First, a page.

Mr Ponsolle stressed that the shareholders would have to be patient. "I cannot get the company back on track in two years' time," he admitted, "and we have set an objective for a first dividend in 2004." Before the meeting began shareholders outside started banging their fists on tables and calling the company's directors "incapable and thieves".

Soothing music which greeted the shareholders' arrival at the Palais de Congres did nothing to defuse the atmosphere. Mr Ponsolle's opening words were met with boos and members of the assembly regularly tried to interrupt the proceedings. There were screaming matches between shareholders. After Mr Ponsolle's speech, Sophie L'Helias, the corporate governance consultant appointed by the French Investir magazine to represent 17,000 shareholders, accused the board of conflicts of interest.

She also brought into question directors' salaries and called for somebody outside the company to replace the British co-president, Sir Alistair Morton, who plans to retire once the negotiations with the banks are concluded.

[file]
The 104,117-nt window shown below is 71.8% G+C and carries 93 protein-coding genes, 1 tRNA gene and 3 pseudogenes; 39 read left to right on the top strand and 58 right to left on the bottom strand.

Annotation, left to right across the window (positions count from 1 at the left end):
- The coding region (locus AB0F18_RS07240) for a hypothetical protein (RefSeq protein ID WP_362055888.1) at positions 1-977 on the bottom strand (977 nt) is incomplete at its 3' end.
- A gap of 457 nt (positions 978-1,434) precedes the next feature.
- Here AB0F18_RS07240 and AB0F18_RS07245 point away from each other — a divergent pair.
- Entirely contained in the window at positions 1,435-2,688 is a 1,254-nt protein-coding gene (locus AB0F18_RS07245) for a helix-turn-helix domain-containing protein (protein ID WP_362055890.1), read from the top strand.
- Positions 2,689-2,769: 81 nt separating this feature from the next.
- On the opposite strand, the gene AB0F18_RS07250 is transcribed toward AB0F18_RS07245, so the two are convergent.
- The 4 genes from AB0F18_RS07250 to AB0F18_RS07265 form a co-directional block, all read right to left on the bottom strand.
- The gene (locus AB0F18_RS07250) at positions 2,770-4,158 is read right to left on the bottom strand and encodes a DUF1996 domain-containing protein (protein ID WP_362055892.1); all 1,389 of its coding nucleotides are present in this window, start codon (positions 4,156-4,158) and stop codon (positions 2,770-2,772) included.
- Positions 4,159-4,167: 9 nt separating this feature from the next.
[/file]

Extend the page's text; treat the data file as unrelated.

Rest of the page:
Daniele Jann, a 54-year-old holder of 6,400 shares, said: "I just hope the banks leave us with a little money."

However, Mr Ponsolle tried to reassure them by announcing that his first priority was that "the shares remain in the hands of the present shareholders". He added that the banks contractual "right of substitution," which would allow them to scoop up all the shares in the company because of its inability to pay off the interest on its debt, was no longer valid and that "it only existed during the construction stage".

He said the French and British governments shared responsibility for the excessive construction and operating costs, and he highlighted the delay in their building of a high-speed line on the English side.

Life and Style
LifeReddit asked a simple question with infinite answers this week
Life and Style
Pepper, the 3ft 11in shiny box of circuits who can tell jokes and respond to human emotions
techDavid McNeill tests the mettle of one of the new generation of androids being developed in Tokyo